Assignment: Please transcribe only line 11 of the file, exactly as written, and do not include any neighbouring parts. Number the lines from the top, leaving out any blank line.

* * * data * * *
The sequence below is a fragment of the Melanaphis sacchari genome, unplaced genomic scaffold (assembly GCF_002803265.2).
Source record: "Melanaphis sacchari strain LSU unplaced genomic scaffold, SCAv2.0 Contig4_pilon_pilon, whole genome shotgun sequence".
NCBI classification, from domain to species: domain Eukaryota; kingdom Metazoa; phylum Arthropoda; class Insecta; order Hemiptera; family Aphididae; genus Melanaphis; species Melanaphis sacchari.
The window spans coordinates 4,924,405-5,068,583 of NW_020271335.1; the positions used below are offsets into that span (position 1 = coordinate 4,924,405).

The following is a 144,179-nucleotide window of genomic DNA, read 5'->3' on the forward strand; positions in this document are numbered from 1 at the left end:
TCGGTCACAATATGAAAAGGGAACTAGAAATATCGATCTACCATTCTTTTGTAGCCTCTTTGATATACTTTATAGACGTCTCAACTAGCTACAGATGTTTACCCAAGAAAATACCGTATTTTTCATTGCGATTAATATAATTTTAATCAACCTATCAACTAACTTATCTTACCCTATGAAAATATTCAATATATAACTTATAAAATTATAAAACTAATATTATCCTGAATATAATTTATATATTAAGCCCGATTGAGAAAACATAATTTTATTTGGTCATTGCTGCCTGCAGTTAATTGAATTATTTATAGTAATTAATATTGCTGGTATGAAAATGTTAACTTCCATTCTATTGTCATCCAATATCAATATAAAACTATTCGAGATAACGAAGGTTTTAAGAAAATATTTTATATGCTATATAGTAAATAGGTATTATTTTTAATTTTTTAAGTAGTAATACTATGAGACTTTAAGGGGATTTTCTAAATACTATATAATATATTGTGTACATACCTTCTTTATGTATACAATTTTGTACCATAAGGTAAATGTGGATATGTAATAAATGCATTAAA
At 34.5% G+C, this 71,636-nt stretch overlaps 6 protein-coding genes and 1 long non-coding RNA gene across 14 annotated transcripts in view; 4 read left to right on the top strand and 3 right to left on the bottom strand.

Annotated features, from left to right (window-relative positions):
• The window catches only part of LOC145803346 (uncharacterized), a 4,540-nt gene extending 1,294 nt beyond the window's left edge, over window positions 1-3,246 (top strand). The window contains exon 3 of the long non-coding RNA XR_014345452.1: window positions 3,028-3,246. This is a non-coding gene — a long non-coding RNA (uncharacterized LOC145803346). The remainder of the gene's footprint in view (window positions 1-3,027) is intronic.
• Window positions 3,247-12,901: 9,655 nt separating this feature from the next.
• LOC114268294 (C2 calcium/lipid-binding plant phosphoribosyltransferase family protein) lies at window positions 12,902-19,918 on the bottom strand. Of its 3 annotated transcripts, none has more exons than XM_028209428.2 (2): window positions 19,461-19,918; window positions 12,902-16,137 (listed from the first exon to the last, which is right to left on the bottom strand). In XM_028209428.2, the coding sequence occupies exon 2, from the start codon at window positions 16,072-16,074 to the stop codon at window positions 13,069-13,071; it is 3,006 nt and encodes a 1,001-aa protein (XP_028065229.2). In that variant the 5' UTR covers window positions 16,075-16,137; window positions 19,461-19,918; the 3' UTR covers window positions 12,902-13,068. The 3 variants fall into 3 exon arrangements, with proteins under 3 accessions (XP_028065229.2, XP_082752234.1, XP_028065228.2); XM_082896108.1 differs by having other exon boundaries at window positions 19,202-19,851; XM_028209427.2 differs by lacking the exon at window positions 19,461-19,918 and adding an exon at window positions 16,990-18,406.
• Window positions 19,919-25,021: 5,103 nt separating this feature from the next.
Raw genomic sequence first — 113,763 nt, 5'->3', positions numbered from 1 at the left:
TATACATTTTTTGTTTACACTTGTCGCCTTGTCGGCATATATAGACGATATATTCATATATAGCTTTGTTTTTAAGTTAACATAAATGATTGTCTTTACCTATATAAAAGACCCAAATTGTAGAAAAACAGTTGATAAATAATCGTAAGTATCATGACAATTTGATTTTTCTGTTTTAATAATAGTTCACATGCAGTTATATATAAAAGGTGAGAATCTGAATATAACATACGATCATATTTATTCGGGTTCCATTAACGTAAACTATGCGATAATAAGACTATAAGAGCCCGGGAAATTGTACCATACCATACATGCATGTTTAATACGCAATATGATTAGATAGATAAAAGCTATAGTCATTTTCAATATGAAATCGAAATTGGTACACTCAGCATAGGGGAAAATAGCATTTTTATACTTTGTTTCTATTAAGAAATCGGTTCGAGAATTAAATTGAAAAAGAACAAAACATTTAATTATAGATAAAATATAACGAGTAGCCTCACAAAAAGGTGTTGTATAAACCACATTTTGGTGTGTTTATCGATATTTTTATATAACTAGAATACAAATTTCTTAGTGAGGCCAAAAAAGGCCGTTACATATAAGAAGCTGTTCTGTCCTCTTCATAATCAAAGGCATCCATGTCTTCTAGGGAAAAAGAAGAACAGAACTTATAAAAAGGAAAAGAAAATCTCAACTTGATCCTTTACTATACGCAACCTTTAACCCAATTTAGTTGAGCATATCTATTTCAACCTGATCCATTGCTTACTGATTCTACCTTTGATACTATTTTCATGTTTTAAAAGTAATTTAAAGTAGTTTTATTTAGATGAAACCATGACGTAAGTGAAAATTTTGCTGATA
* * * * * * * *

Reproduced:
• LOC114268294 (C2 calcium/lipid-binding plant phosphoribosyltransferase family protein) lies at window positions 12,902-19,918 on the bottom strand. Of its 3 annotated transcripts, none has more exons than XM_028209428.2 (2): window positions 19,461-19,918; window positions 12,902-16,137 (listed from the first exon to the last, which is right to left on the bottom strand). In XM_028209428.2, the coding sequence occupies exon 2, from the start codon at window positions 16,072-16,074 to the stop codon at window positions 13,069-13,071; it is 3,006 nt and encodes a 1,001-aa protein (XP_028065229.2). In that variant the 5' UTR covers window positions 16,075-16,137; window positions 19,461-19,918; the 3' UTR covers window positions 12,902-13,068. The 3 variants fall into 3 exon arrangements, with proteins under 3 accessions (XP_028065229.2, XP_082752234.1, XP_028065228.2); XM_082896108.1 differs by having other exon boundaries at window positions 19,202-19,851; XM_028209427.2 differs by lacking the exon at window positions 19,461-19,918 and adding an exon at window positions 16,990-18,406.